9 June 2008

daniel & i are often amazed at the talent & creativity of our friends. we feel blessed to have our lives intertwined with so many artists-visual, painters, photographers, musicians, textile-who enrich our lives & inspire us to create.

one of these artists is our dear friend, mike. mike & i (amanda) were in the same kindergarten class in upstate new york & (even though my 5-year old self said mean things about a picture of his dad, which he has not yet forgotten) we have managed to remain friends ever since. it was a real treat for daniel & i to reconnect with mike & his wife, maren, while we lived in nyc.

recently, mike a.k.a. glass animal sent us his newly released album,
patterns. the album was made during the month of February 2008 as part of the RPM challenge, an annual event based out of Portsmouth, NH that challenges people around the world to complete a full album - writing, recording, mixing, artwork - all in just one month.

i highly recommend you give it a listen (you can download it without guilt, because of the
Creative Commons License). It can be found at glassanimalindex.com/patterns/

to tickle your listening fancy, i'll leave you with daniel's review of the album...

As far as quality music goes Patterns easily holds a place in my collection of strictly quality music. I think it does this, first, by clearing a couple of baseline hurtles. Here's the baseline test, on the first listen, nothing stood out as awkward and forgivable because I know the guy. It's clean all the way through. There are no little things that I think I would change but wouldn't tell Mike about because I don't want to hurt his feelings.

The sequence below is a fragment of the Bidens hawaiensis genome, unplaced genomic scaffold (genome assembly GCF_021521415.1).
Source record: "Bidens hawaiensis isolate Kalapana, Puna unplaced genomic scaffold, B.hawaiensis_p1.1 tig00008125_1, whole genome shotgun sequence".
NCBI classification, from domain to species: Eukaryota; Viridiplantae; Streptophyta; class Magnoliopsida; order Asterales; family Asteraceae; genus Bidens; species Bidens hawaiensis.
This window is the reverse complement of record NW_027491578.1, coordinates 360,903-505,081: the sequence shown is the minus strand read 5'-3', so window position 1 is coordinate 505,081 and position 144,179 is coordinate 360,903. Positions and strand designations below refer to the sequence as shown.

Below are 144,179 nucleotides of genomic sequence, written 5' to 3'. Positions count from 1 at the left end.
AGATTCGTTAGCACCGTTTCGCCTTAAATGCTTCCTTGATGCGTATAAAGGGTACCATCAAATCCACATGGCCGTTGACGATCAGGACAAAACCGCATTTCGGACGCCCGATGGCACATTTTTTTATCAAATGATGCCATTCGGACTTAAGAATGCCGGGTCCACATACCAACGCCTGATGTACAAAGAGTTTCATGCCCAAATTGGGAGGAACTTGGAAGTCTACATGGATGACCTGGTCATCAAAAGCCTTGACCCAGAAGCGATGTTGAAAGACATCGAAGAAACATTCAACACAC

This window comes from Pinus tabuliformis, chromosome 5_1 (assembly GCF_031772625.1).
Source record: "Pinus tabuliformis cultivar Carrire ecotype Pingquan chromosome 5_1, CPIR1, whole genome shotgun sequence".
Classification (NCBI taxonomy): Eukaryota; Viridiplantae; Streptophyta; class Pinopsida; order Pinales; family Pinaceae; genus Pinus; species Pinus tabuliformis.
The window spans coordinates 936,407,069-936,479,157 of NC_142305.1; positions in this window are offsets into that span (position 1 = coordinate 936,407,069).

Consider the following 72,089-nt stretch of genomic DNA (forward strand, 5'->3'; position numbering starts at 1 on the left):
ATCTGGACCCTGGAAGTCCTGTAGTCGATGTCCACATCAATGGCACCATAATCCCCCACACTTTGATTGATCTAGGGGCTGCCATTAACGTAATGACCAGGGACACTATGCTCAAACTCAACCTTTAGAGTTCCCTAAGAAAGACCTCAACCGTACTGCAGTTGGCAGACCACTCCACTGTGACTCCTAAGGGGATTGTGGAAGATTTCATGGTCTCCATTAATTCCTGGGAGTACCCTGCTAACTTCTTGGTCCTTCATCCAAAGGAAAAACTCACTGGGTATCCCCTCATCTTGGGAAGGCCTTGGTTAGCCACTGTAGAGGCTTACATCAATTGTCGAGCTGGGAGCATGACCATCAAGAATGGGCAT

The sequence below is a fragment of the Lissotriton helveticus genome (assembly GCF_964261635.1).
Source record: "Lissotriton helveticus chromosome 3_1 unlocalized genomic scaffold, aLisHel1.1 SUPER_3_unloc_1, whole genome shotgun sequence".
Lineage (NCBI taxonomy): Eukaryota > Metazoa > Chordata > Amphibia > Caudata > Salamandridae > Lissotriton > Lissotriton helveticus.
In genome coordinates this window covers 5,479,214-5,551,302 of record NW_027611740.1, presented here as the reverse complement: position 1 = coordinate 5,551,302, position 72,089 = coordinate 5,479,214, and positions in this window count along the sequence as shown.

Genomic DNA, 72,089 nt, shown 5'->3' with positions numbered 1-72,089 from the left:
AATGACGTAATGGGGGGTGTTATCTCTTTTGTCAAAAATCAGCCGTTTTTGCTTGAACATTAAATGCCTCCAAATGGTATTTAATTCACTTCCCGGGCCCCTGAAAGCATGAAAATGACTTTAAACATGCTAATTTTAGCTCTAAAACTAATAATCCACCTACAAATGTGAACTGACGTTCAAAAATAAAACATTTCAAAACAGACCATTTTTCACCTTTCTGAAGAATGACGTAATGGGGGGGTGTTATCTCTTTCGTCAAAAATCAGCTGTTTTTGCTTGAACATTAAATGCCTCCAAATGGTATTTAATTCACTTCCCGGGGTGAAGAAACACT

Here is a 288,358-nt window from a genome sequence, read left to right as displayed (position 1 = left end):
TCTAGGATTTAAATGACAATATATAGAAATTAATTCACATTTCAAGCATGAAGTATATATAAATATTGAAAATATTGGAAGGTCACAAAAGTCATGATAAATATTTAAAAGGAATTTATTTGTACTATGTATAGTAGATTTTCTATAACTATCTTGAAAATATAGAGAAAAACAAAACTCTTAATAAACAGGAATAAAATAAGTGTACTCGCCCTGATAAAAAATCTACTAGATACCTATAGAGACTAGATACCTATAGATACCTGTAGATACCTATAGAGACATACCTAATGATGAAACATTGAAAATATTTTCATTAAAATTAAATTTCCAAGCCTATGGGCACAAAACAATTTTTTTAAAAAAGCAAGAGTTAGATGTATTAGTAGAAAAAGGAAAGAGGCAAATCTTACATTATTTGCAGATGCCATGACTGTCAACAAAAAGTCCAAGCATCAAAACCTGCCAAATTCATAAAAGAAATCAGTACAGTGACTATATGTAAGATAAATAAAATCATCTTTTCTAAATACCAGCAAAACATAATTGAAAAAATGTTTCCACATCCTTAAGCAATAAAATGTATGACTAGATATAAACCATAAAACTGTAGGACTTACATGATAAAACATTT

In addition to being something that is not unpleasant to listen to, it has a lot of of really good hooks. I know it's not a pop rock album and the thing is really more texture than melody. However, there is a dependable rhythm and feel to the texture of the album. This makes an excellent platform for the understated melodies. The beauty of which, in my opinion, is the suggestions they evoke, leaving the imagination free to interpret where the song is going rather than overstated melodies that patronizingly lead the listener by the hand. The sparse and simplistic lyrics have the same effect. This album really hits the nail on the head with the less is more approach.

This album really stands out as a
piece of art. To the extent that I know Mike, he is an optimistic guy. One thing that I find quite rare in music, is optimism that can be taken seriously. Because our collective image of an artist is someone who is tortured and bears the weight of the misery of the universe all of which is being pushed through him like a meat grinder (his art being that tasty ground beef that makes up the radiohead and bright eyes burgers that we chow down alongside the sorrows we're drowning) nobody knows what to do with optimistic art.

In Patterns
, I find an optimism that I don't need to blush at. It's a believable optimism, which perhaps is so believable because it is spoken through suggestion, not hyperbole.